Jellicoe Road by Melina Marchetta
Publisher: Harper Collins
Number of pages: 432
My copy: paperback, bought from National Bookstore
In this lyrical, absorbing, award-winning novel, nothing is as it seems, and every clue leads to more questions.
At age eleven, Taylor Markham was abandoned by her mother. At fourteen, she ran away from boarding school, only to be tracked down and brought back by a mysterious stranger. Now seventeen, Taylor’s the reluctant leader of her school’s underground community, whose annual territory war with the Townies and visiting Cadets has just begun. This year, though, the Cadets are led by Jonah Griggs, and Taylor can’t avoid his intense gaze for long. To make matters worse, Hannah, the one adult Taylor trusts, has disappeared. But if Taylor can piece together the clues Hannah left behind, the truth she uncovers might not just settle her past, but also change her future.
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I’m a little bit OC when it comes to my reviewing order, and it’s not often that I skip over some books I need to review first to write one for another. Usually doing that means one of the following: I am in a hurry to post a review for the book for a deadline (doesn’t usually happen), or I love the book so much that I just have to write a review about it immediately.
Such is Jellicoe Road, my second Melina Marchetta book. Ever since I finished and enjoyed Saving Francesca, I’ve been itching to read another Marchetta book to experience the goodness of her writing and the realness of her characters. But alas, I know I must pace myself because Jellicoe was the only other book I had of hers — I still had to buy The Piper’s Son and Looking for Alibrandi after Holy Week. After finishing two books from my Required Reading for April, I decided to reward myself with her book.
And man, was it such a good idea. I gobbled up Jellicoe Road so fast that I surprised myself. Jellicoe Road is the story of Taylor Markham, whose mom left her when she was 11, picked up shortly by Hannah. At fourteen, she ran away from her boarding school to look for her mom only to be found and brought back by a stranger. Now, she’s almost eighteen, and she is the leader of their school’s underground community that is neck deep in a territory war with the kids from Jellicoe town called Townies and a group of kids undergoing military training aptly named Cadets. Then Hannah disappears and it throws Taylor’s life out of the loop. If it wasn’t enough, the leader of the Cadets turn out to be Jonah Griggs, a guy from Taylor’s past that she’s trying hard to forget. Taylor’s life unravels as she tries to cope with Hannah’s disappearance, piecing together clues Hannah left and things her memory is trying to hide from her.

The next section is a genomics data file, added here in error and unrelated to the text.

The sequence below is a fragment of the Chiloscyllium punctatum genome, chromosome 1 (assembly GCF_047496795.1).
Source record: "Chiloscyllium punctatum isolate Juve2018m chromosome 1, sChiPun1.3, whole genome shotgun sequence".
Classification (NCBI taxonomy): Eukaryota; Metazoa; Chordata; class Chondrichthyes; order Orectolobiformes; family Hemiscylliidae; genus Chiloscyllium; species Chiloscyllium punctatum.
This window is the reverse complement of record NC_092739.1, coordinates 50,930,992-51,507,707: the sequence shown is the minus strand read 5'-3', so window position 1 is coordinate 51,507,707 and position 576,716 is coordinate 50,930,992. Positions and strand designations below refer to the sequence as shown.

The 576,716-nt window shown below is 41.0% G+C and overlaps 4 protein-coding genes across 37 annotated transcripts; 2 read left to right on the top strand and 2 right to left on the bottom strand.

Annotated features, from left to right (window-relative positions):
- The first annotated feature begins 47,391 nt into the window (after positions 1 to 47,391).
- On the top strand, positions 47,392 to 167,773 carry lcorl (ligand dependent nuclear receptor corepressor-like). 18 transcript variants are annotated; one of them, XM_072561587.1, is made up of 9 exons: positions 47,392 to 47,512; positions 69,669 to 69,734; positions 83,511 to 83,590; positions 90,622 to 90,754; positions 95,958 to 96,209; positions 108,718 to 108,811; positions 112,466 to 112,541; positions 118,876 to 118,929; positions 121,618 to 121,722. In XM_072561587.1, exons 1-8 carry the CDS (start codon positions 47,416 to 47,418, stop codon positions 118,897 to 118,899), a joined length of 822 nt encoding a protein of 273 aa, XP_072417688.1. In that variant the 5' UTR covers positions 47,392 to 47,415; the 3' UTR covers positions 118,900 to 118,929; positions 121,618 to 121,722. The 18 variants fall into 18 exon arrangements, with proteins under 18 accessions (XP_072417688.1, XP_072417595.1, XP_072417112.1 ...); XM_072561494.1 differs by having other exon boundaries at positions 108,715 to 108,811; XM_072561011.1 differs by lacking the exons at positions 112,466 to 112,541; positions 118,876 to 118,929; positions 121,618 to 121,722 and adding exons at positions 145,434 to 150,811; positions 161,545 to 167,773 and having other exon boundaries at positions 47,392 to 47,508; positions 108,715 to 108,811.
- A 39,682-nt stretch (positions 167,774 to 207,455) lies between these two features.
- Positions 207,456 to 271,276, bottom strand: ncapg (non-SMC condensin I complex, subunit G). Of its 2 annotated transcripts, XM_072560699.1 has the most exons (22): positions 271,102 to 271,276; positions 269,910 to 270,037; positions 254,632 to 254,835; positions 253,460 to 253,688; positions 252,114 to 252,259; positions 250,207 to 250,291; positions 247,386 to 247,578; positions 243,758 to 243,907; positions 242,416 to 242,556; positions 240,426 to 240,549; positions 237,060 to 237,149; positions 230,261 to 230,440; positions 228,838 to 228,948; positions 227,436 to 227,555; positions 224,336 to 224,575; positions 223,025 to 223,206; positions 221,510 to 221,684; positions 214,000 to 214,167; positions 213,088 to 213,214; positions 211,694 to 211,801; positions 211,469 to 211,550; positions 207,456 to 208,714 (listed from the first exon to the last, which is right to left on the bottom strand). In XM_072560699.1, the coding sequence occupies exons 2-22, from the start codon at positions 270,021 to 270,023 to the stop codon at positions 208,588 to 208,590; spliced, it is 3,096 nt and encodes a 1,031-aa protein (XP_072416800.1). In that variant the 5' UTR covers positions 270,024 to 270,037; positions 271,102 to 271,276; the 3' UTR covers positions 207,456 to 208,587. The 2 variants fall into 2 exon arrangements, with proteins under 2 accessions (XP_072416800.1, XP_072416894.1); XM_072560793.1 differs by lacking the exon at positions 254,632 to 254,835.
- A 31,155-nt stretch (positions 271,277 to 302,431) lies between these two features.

One word: wow. I was warned that this book would be an emotional ride, but I wasn’t expecting that. It’s really hard to describe the book without putting a spoiler, and the last thing you want to be with this book is to be spoiled. I’ve been warned that the first 100 pages or so of this book would be confusing, and indeed it was. For some people, this might be enough for them to stop reading and never revisit the book again, but trust me when I say this: don’t. Keep on reading, and somewhere a few pages later, you’ll find that this book had you in its grip and will refuse to let you go up until the last page.
Just like in Saving Francesca, Marchetta definitely had her way with the characters and how they interact here. I thought the book would just be about the territory wars, which kind of turns me off, but the author made that as interesting as figuring out Taylor’s past. I loved the relationships that the characters formed in this book — they all had history with each other, and even if I have equally awesome friends, this book made me crave the same history that Taylor wanted: “These people have history and I crave history. I crave someone knowing me so well that they can tell what I’m thinking.” I loved how they all just formed this friendship without too much effort, and how some characters who come off as annoying at first become even a little bit endearing in the end.
But that plot — oh that plot. When I got to my first “aha!” moment in the book, I just couldn’t stop reading. I wanted to know what happens next and I want it now. At the same time, I also didn’t want it to end. I just want to live in Jellicoe Road, if that was possible. I loved how everything tied up together at the end, and how the story kept on surprising me everyday. Even when I thought I had it all figured out, I was still surprised at the end, and I don’t think I’ve ever read a book that did just that. When I was done with the book, I had an extreme desire to reread it all over again, if only to figure out what part I missed now that I knew how everything fits.
While I was going through the first part of the book, I wasn’t really sure if I would like it as much as my other bookish friends did. When I closed the last page, I was sure that I had just as much love for this book as they do. Like what I tweeted, reading this book was like breaking my heart and then putting it back together again. It was that awesome. Jellicoe Road reminded me of why I love contemporary YA, and it definitely made me a fan of Melina Marchetta. :)
Read it, read it. Take your time with the start and be amazed at how Marchetta weaves a story so beautiful that it keeps a hold on you long after you have closed the book. â™¥